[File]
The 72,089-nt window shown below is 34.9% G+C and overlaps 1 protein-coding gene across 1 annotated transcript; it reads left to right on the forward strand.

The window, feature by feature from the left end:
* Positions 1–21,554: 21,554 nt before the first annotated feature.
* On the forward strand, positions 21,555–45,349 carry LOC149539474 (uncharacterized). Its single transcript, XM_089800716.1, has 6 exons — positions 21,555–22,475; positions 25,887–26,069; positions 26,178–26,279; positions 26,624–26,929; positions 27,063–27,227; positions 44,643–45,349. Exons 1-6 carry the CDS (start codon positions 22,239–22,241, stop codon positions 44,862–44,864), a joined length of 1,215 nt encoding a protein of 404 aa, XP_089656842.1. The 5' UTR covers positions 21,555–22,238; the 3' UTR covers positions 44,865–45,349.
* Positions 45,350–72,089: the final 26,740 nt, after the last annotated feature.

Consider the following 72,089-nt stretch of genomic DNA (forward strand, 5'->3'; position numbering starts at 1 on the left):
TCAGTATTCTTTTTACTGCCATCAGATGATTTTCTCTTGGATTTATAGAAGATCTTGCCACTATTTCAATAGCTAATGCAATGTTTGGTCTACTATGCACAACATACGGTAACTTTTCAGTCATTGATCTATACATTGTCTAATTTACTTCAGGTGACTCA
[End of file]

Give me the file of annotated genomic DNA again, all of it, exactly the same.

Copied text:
The 72,089-nt window shown below is 34.9% G+C and overlaps 1 protein-coding gene across 1 annotated transcript; it reads left to right on the forward strand.

The window, feature by feature from the left end:
* Positions 1–21,554: 21,554 nt before the first annotated feature.
* On the forward strand, positions 21,555–45,349 carry LOC149539474 (uncharacterized). Its single transcript, XM_089800716.1, has 6 exons — positions 21,555–22,475; positions 25,887–26,069; positions 26,178–26,279; positions 26,624–26,929; positions 27,063–27,227; positions 44,643–45,349. Exons 1-6 carry the CDS (start codon positions 22,239–22,241, stop codon positions 44,862–44,864), a joined length of 1,215 nt encoding a protein of 404 aa, XP_089656842.1. The 5' UTR covers positions 21,555–22,238; the 3' UTR covers positions 44,865–45,349.
* Positions 45,350–72,089: the final 26,740 nt, after the last annotated feature.

Consider the following 72,089-nt stretch of genomic DNA (forward strand, 5'->3'; position numbering starts at 1 on the left):
TCAGTATTCTTTTTACTGCCATCAGATGATTTTCTCTTGGATTTATAGAAGATCTTGCCACTATTTCAATAGCTAATGCAATGTTTGGTCTACTATGCACAACATACGGTAACTTTTCAGTCATTGATCTATACATTGTCTAATTTACTTCAGGTGACTCA